the fatellites, that we could hardly saw the ring gradually open.
expect to discover them till a tele- It should be noticed, that the
scope of the dimensions and aperture black disk, or belt, upon the ring of
of my forty-feet reflector should be Saturn is not in the middle of its
constructed ; and I need not observe breadth ; nor is the ring subdivided
how much we members of this fo. by many such lines, as has been re-
ciety must feel ourselves obliged to presented in digers treatises of aftro.
our royal patron, for his encourage- nomy; but that there is one single,
ment of the sciences, when we per- dark, considerably broad line, belt,
ceive that the discovery of these fa- or zone, upon the ring, which I
tellites is entirely owing to the have always permanently found in
liberal support whereby our most the place where my figure represents
benevolent king has enabled his it. 'I give this, however, only as a
humble aftronomer to complete the view of the northern plane of the

ring,

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anv.

ring, as the situation of the planet matter contained in the ring; at has hitherto not afforded me any lealt we ought to allow it a proper other. The southern one, which share in the effect, as we do not is lately come to be exposed to the deny but that the considerable equafun, will shortly be opened fuffici- torial clevation of Saturn must allo ently to enable me to give allo the join in it. situation of its belts, if it Mould have The light of the ring of Saturn is

generally brighter than that of the From my observations it appears, planet, that the zone on the northern plane I come now to one of the most re. of the ring, is not, like the belts of markable properties in the con: Jupiter or those of Saturn, subject to ftruction of the ring, which is its variations of colour and figure ; but extreme thinness. The fituation of is most probably owing to fome per. Saturn, for some months palt, has manent construction of the surface been particularly favourable for an of the ring itself. That however, investigation of this circumitance ; for instance, this black belt cannot and my experiments have been lo be the shadow of a chain of moun- complete, that there can remain ng tains, may be gathered from its be- doubt on this head. ing visible all round on the ring ; When we were nearly in the plane for at the ends of the ansz there of the ring, I have repeatedly seen could be no shades visible, on ac- the first, the second, and the third count of the direction of the sun's satellites, nay even the fixth and reillumination, which would be in the venth, pass before and behind the line of the chain ; and the fame ar. ring in such a manner that they gument will hold good against sup- served as excellent micrometers to posed caverns or concavities. It is estimate its thickness by. moreover pretty evident, that this I cannot leave this subject withdark zone is contained between two out mentioning both my own former concentric circles, as all the phæno- furmises, and those of several other mena answer to the projection of astronomers, of a supposed rough. such a zone.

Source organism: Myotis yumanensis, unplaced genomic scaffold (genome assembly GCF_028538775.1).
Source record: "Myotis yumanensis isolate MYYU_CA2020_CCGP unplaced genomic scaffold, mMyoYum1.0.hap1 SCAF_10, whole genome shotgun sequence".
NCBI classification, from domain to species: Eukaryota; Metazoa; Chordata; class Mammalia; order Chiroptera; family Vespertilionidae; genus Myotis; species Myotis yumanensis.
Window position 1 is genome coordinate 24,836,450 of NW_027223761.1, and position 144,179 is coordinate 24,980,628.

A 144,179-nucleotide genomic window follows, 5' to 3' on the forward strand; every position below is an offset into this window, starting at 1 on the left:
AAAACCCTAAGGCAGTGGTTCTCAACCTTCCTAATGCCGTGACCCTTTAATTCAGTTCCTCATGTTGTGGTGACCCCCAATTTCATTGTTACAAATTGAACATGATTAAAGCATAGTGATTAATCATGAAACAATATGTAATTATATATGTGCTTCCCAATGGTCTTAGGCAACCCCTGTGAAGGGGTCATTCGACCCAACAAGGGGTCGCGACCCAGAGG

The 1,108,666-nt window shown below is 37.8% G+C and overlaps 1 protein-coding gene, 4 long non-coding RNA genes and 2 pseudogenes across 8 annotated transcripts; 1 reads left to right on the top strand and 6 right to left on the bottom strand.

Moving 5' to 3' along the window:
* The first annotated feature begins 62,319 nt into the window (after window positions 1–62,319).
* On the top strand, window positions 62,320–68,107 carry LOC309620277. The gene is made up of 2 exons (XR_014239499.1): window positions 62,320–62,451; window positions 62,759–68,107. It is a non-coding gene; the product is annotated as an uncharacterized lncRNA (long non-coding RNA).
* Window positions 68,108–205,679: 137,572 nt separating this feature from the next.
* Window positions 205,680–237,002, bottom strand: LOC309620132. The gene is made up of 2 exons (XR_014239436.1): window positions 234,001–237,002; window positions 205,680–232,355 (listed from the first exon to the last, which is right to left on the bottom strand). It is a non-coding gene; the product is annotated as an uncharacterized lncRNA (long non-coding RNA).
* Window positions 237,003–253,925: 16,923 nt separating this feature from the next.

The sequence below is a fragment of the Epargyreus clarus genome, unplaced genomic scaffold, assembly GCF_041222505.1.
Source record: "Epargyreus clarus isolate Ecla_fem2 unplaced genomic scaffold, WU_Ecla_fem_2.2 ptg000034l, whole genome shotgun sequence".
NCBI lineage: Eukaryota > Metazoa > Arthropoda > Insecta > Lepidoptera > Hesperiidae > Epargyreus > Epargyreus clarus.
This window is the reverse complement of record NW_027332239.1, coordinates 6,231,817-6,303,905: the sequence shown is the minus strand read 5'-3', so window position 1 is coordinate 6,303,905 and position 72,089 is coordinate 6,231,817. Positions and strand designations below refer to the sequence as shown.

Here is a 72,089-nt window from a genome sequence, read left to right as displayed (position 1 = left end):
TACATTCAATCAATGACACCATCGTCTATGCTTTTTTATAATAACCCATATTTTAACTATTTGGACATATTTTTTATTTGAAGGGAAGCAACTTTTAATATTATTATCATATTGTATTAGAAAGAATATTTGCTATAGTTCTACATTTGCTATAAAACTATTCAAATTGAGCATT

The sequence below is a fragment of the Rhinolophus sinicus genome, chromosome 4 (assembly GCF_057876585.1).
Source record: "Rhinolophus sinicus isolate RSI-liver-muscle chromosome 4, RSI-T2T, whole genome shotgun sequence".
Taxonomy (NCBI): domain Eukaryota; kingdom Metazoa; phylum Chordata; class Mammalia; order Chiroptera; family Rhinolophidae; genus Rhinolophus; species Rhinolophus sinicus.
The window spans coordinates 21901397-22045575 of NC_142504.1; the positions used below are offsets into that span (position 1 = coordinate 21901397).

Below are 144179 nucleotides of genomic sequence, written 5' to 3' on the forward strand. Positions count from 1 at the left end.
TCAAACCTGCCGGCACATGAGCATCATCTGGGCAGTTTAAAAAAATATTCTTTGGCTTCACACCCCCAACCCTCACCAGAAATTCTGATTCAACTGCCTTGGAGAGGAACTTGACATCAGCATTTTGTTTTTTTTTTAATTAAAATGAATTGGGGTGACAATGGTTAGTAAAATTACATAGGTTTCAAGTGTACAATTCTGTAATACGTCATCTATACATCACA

ness in the surface of the ring, or With regard to the nature of the inequality in the planes and incliring, we may certainly affirm, that nations of its flat fides. They arose it is no less fólid and substantial than from seeing luminous parts on its the planet itself. The same reasons extent, which were supposed to be which prove to us the folidity of the projecting points, like the moon's one will be full as valid when ap- mountains; or from seeing one arm plied to the other. If we deduce the brighter or longer than another ; quantity of matter, contained in the or even from seeing one body, from the power whereby the when the other was invisible. I satellites are kept in their orbits, and was, in the beginning of this season, the time of their revolution, it must inclined to the same opinion, till be remembered, that the ring is in- one of these supposed luminous points cluded in the result. It is also in a very was kind enough to venture off the particular manner evident, that the edge of the ring, and appeared in the ring exerts a confiderable force upon shape of a fatellite.' Now, as I had thele revolving bodies, since we find collected every inequality of this them strongly affected with many fort, it was easy enough for me af. irregularities in their motions, which terwards to calculate all such lurwe cannot properly ascribe to any mises by the known periodical time other cause than the quantity of of the first, fecond, third, fixth, and

feventh

arm

Leventh satellites; and I have al- her, detected the seventh satellite, ways found that such appearances when it was at its greatest preceding were owing to some of these fatelo elongation. lites which were either before or By comparing together many obbehind the ring.

servations of the sixth satellite, I I am, by imperceptible steps, find, that it completes a fidereal re, brought to the discovery of two volution about Saturn in one day, satellites of Saturn, which had eight hours, 53' 3''. And if we escaped unnoticed, on account of suppose, with M. de la Lande, their litěle distance from the planet, that the fourth is at the mean dir and faintness; which latter is partly tance of 3' from thecenter of Saturn, to be ascribed to their smallness, and and performs one revolution in 15 d. partly to being so near the light of 22 h. 34' 38'', we find the distance the ring and disk of Saturn. Strong of the tixth, by Kepler's law, to be suspicions of the existence of a fixth 35",058. Its light is considerably fatellite I have long entertained į Itrong, but not equal to that of the and, if I had been inore at leisure first fatellite. two years ago, when the discovery The most distant observations of of the two Georgian satellites took the seventh satellite, being compared me as it were off the scent, I should together, thew, that it makes one certainly have been able to announce fidereal revolution in 22 h. 40' and its existence as early as the 19th of 46''; and, by the fame data which August 178.7, when, at 22 h. 18' ferved to ascertain the dimension of 5611, I saw, and marked it down the orbit of the fixth, we have the as being, probably, a fixth satellite, distance of the seventh, from the which was then about 1 2 degrees palt center of Saturn, no more than its greatest preceding elongation. 271366. It is incomparably smaller